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The Story Behind That Picture: "Being a Photographer"

By: Thorsten Overgaard


When are you a photographer? That seems to be a question many ask themselves, and in my opinion they generally ask too much and for too long.

A photographer is one that takes pictures.

I do something I call Artists Nights whenever I can, whereever I am in the world. It is usually a couple of hours where Joy Villa and I entertain other artists about our life, making a life and a living being an artist. We ancourage artists of all kinds to stop 'hoping to be' and start acting as. Don't say you want to be a writer if you already started writing.

Say, "I am a writer" and be one.

Surprisingly enough that is a big barrier, to grab an identity as. Perhaps I am not as surprised as I sound like. We are almost all grown up having to wait for someone to tell us when we are ready to go to school and learn (even we started learning from the minute we were born), when we can get a licence to drive a car, we are waiting for others to tell us that we can assume that job we had applied for.

Waiting for approval.

In the case of photography, the approval never comes. I regret that I didn't take a photo of it, but when I visited the Helmut Newton Foundation in Berlin some months ago and saw his photos and legacy and the bookstore with all his books, there was also a guest book. Someone had written in it, "Newton sucks!".

In the documentary Let's Get Lost about Chet Baker, William Claxton (1927 – 2008) tells how he met Chet Baker in the record studio and photographed him: "I was very young, trying to be a photographer. I wasn't a photographer yet", as he said.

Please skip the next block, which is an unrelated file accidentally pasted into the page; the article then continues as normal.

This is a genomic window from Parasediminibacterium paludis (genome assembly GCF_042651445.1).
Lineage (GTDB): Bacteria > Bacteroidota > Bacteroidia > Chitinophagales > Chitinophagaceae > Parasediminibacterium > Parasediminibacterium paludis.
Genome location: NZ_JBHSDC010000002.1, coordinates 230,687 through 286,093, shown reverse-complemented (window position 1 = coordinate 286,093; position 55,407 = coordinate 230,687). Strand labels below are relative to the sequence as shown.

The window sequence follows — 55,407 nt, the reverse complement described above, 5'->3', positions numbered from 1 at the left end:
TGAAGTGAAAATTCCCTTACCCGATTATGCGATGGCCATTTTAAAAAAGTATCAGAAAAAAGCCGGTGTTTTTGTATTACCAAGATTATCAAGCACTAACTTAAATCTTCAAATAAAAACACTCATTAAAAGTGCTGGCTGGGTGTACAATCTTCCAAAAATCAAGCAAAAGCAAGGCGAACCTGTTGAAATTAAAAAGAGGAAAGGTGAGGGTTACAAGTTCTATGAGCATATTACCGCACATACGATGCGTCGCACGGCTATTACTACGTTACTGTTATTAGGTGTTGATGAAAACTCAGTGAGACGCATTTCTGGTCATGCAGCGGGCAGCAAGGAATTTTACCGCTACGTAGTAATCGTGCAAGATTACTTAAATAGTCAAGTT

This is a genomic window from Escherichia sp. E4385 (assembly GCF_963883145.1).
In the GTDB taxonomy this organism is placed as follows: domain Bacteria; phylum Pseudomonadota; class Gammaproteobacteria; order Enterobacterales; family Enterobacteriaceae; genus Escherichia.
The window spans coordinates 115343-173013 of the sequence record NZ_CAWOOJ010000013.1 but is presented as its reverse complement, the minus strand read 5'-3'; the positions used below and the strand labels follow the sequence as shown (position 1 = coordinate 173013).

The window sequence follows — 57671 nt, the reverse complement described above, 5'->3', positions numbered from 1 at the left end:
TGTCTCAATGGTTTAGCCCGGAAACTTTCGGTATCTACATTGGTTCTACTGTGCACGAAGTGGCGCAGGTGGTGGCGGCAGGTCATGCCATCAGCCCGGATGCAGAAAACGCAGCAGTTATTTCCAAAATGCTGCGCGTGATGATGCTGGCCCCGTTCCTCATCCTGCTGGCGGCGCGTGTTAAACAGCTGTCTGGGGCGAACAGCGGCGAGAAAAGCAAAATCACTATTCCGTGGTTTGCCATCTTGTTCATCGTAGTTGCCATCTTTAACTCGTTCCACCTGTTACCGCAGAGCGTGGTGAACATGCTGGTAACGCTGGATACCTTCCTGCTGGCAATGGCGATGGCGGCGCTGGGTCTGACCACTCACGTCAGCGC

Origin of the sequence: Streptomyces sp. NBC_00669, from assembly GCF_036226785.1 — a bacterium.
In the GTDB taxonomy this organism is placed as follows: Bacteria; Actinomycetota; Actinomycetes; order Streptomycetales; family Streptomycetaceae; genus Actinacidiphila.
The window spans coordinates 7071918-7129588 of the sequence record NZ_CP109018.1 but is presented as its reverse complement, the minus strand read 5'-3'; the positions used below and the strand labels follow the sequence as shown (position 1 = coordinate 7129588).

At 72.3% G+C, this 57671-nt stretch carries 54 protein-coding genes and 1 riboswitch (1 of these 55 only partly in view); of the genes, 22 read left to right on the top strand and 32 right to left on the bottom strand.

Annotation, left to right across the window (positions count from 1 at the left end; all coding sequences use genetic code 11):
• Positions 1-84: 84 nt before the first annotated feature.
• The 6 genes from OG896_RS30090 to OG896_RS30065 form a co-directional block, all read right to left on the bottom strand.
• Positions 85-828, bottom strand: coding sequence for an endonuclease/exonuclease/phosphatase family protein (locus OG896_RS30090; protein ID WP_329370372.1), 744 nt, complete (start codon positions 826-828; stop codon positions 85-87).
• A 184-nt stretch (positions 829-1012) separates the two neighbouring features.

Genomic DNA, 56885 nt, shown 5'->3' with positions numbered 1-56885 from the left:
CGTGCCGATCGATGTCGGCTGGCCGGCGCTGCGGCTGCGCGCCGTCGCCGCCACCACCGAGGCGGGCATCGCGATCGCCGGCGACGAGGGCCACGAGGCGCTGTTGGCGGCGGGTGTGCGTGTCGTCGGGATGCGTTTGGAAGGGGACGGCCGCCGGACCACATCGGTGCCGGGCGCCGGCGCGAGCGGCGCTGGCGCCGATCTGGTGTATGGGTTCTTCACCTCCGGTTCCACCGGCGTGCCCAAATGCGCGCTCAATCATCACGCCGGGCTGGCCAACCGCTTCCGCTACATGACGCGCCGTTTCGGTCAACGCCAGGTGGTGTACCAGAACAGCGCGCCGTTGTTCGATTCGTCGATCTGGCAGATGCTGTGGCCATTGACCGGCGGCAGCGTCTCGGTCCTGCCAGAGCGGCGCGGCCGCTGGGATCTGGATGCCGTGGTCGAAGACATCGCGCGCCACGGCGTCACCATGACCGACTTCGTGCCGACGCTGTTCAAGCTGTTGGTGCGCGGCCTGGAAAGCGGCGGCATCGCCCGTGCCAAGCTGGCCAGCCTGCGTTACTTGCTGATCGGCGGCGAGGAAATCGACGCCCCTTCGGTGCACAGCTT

Interestingly, whilst he didn't see him self as a photographer, he actually did manage to take some iconic and historic pictures, and may have beeen the one that discovered Chet Baker, photographically. As it turned out, those photos are sold for $6,000 - $12,000 from Fahey/Klein Gallery today.


William Claxton took many grat photos of jazz musician Chet Baker when he was a rising star. William Claxton said about them, "I wasn't really a photographer yet. I was just trying to take some photos." As it turned out, those photos became iconic and are sold for $6,000 - $12,000 from Fahey/Klein Gallery today.


  Vivian Maier
  Vivian Maier was a nanny that became an acclaimed photographer.

Vivian Maier (1926-2009) was a nanny and spent her spare time photographing, and apparantly didn't think much of her photography. At least she never shared it with anyone, and only by chance were her negatives found after her death and it is now a big business for those who own the negatives doing books, iBooks and exhibtions. Her prints are in the price range of $3,900 and she left more than 100,000 negatives.

She probably never regarded herself as a photographer and certainly not a professional one. Yet she is celebrated worldwide after her death.

The main problem with being an artist and a photographer is that there is no office that issues licenses to do art. It is something you do, and even when you do it very successfully and for a lifetime, the license or certificate never comes in the door.